2014 PSOY – State of Michigan

The state of Michigan has been transitioning steadily from defined benefit (DB) plans for new employees to hybrid and defined contribution (DC) plans. Because of this, its 401(k) and 457 plans have focused on encouraging participants to contribute enough to get the full match, which varies among employee participants.

“The employer offers hybrid plans—which have a base DB benefit alongside a DC plan—or a DC plan to most new employees,” says Kerrie Vanden Bosch, director of plan development and compliance at the state’s Office of Retirement Services in Lansing, Michigan. “We want to make sure that our participants have the best possible chance for a good financial future.” Through plan-design changes and educational efforts, the percentage of participants contributing enough to get their employer’s full match jumped from 71% in 2011 to 86.5% at year-end 2013.

The state’s 401(k) and 457 plans have a total of $6.1 billion in assets, 148,611 participants and a 92.3% participation rate. The 401(k) has a 4% average deferral, and the match variation among employers participating in these plans ranges from 100% of the first 2% an employee contributes to 100% of an employee’s 7.5% deferral. State law, rather than individual employers, determines the current match formulas. The state has a legacy defined benefit plan for some administrative staff, state police, public school employees and judges. There are two hybrid plans: one for public school employees and one for state police.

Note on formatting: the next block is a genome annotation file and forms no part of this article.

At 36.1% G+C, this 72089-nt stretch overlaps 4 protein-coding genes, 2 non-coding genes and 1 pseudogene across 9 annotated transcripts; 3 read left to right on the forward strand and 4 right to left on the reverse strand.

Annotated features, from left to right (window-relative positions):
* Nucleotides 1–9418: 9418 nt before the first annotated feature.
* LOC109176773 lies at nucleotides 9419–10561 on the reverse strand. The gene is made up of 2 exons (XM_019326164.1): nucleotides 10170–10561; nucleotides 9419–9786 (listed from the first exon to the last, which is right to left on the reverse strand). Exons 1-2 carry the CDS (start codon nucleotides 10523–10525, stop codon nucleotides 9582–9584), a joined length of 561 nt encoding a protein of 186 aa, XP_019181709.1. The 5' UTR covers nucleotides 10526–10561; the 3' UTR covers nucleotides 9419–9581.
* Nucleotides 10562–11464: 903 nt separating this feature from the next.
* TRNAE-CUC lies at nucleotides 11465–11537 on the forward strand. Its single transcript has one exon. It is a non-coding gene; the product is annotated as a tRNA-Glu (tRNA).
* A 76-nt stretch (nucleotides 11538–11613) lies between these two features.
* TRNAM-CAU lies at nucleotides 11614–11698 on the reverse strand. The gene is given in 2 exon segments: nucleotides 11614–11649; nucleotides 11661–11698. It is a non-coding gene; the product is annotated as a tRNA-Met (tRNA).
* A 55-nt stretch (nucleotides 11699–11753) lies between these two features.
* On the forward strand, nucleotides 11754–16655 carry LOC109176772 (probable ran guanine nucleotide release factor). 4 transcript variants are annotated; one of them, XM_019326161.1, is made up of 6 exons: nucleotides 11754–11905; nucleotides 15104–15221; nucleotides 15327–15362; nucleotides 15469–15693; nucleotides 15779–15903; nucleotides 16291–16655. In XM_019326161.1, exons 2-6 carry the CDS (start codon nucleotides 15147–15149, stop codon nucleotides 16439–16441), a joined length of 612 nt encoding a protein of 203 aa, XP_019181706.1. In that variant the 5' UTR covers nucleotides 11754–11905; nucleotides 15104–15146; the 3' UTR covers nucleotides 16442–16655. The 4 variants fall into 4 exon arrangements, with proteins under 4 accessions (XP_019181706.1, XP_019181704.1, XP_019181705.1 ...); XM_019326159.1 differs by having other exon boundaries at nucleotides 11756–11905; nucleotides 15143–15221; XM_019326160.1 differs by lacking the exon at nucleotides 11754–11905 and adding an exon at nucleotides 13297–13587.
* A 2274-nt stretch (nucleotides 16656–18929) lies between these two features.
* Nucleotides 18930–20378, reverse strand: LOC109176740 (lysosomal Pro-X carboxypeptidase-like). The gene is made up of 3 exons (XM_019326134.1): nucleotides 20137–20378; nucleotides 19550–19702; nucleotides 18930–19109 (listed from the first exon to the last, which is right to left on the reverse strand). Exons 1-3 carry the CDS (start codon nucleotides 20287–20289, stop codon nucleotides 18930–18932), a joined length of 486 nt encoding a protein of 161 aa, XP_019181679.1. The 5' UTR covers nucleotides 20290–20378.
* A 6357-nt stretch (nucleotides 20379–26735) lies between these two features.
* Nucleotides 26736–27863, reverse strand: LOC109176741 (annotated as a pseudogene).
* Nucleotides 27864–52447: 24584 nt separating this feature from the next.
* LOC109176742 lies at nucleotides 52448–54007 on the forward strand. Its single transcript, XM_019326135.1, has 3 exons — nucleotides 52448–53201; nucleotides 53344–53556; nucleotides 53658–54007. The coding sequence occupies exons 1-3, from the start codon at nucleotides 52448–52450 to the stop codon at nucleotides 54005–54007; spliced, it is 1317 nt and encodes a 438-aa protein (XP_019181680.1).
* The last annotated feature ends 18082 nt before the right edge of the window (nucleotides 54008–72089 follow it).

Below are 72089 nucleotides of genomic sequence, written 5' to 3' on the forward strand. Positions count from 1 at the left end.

As of March 1997, newly hired state employees got enrolled into a defined contribution plan. Starting in July 2010, newly hired public school employees were enrolled into a hybrid plan, and they later had the option to choose between the hybrid and a DC-only plan. Beginning in July 2012, new state police troopers and sergeants went into a hybrid plan. “Governor [Rick] Snyder has been focusing on capping and funding our long-term liabilities, so retirees can rely on these plans in the future,” Vanden Bosch says.

With more employees depending on defined contribution benefits, the legislature in 2010 and 2012 passed automatic enrollment for various groups of them into the 401(k) plan. New hires are auto-enrolled at the deferral percentage that allows them to receive the full employer match. So far, only 8.12% of auto-enrolled employees have opted out of participation.

The state has also stepped up its participant education. “For those who opt out of participating, we follow up by phone to make sure they know that they are not going to get the employer match,” Vanden Bosch says. Recently, 7% of employees who got that call reversed their decision, she says. “We want to help them make decisions that will set them up for success in the future,” she says. “And it’s hard to just dismiss somebody you are talking to versus throwing a mailer away.”

 —Judy Ward

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